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New Research Sheds More Light On Alzheimer's in Women

Women seem to be dominating the headlines recently, with the triumphant U.S. women’s team World Cup Soccer win and the focus of attention on Capitol Hill’s female legislators. However, one area where women are leading is not a reason for applause: the disproportionate impact of Alzheimer’s disease on the female population. Full Article HERE

New discovery could open up PARP inhibitors to more cancer patients

PARP inhibitors have transformed treatment for breast and ovarian cancers, but their use has been limited to the small proportion of patients who have BRCA mutations. New research out of UT Southwestern Medical Center has uncovered a mechanism by which the drugs attack cancer, suggesting they could be put to use in many more patients. The FDA has approved four PARP inhibitors, starting with AstraZeneca’s Lynparza in 2014 for heavily treated ovarian cancer. These drugs block PARP enzymes, shutting down DNA repair and killing cancer cells. They work in tandem with BRCA mutations, which also hamper DNA repair in cancer cells, delivering a one-two punch that cancer cells cannot survive. Full art

Avoiding Alzheimer’s

One of the biggest changes in adult development over the past 50 years is that it has been extended farther and farther. All over the world, life expectancies are rising as medical interventions become more effective at defeating diseases and prolonging life. Right now, life expectancy at age 65is about 22 years in most developed countries, longer than ever before, and it’s rising in developing countries as well. Full Article HERE

New Nanoparticles to Stop Growth of HER2-Positive Breast Cancer

HER2 (human epidermal growth factor receptor 2) is a protein that is associated with some particularly aggressive forms of breast cancer. The presence of high concentrations of this protein seems to lead to the growth of tumors, so inactivating HER2 may help to stop the spread of certain strains of cancer in the body. Full article HERE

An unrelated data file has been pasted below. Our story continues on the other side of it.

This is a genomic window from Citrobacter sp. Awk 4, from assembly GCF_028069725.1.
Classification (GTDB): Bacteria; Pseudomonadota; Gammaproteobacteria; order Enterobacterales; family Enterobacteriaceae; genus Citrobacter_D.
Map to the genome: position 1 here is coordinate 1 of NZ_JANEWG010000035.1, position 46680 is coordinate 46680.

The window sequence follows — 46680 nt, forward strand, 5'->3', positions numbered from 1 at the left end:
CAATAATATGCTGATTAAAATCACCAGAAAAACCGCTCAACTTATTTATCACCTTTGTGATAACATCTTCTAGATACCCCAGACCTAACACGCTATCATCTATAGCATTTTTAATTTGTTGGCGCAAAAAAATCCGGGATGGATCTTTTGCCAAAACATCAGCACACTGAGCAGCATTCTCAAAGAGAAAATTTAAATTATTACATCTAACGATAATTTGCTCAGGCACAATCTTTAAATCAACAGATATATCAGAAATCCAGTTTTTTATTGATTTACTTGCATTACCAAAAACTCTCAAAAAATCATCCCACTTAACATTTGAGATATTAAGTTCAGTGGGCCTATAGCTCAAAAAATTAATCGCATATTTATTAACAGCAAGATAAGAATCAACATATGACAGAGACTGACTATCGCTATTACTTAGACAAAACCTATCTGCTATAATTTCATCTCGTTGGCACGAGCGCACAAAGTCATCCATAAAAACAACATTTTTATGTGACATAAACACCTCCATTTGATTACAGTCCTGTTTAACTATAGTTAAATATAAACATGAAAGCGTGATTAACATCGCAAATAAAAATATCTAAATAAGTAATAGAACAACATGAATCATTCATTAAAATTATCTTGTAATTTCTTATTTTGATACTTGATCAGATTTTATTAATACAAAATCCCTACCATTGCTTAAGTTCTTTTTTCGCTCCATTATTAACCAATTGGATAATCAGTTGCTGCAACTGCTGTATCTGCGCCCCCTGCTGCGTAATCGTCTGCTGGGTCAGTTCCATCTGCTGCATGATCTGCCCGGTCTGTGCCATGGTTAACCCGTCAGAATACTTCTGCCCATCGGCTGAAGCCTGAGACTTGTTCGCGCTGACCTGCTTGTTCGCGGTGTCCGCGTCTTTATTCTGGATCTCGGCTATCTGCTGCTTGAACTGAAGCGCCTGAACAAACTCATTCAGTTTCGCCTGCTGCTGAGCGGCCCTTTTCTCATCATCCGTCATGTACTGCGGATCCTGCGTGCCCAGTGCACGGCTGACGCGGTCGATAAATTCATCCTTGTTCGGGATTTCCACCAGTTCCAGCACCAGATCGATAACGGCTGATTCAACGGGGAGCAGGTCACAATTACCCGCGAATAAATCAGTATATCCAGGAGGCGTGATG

New clues on why women’s Alzheimer’s risk differs from men’s

New research gives some biological clues to why women may be more likely than men to develop Alzheimer’s disease and how this most common form of dementia varies by sex. At the Alzheimer’s Association International Conference in Los Angeles on Tuesday, scientists offered evidence that the disease may spread differently in the brains of women than in men. Other researchers showed that several newly identified genes seem related to the disease risk by sex. Full article HERE

Blood Test May Be Able To Predict Breast Cancer Relapse

A newly-developed blood test may be able to predict if people with breast cancer are likely to relapse at the point they are initially diagnosed by looking at markers of immune system function. The work, led by researchers from City of Hope in California was published in Nature Immunology and looks at immune biomarkers in blood to figure out whether breast cancers are likely to come back even after treatment. Full article HERE

Breast Cancer: Financial And Estate Planning Check-Up

A diagnosis of breast cancer will affect every aspect of your life, not just health issues. It will affect finances, life expectancy, insurance coverage, and estate planning steps. While comprehensive proactive planning to address some of these issues before a specific diagnosis is received would be ideal, the reality is that too few consumers address these matters until the reality of cancer occurs. Full article HERE

DOES POOR SLEEP IN YOUR 50S WARN OF ALZHEIMER’S?

The new finding highlights the importance of sleep at every age to maintain a healthy brain into later life. “Insufficient sleep across the lifespan is significantly predictive of your development of Alzheimer’s disease pathology in the brain,” says the study’s senior author, Matthew Walker, a sleep researcher and professor of psychology at the University of California, Berkeley. “Unfortunately, there is no decade of life that we were able to measure during which you can get away with less sleep. There is no Goldilocks decade during which you can say, ‘This is when I get my chance to short sleep.'” Full article HERE

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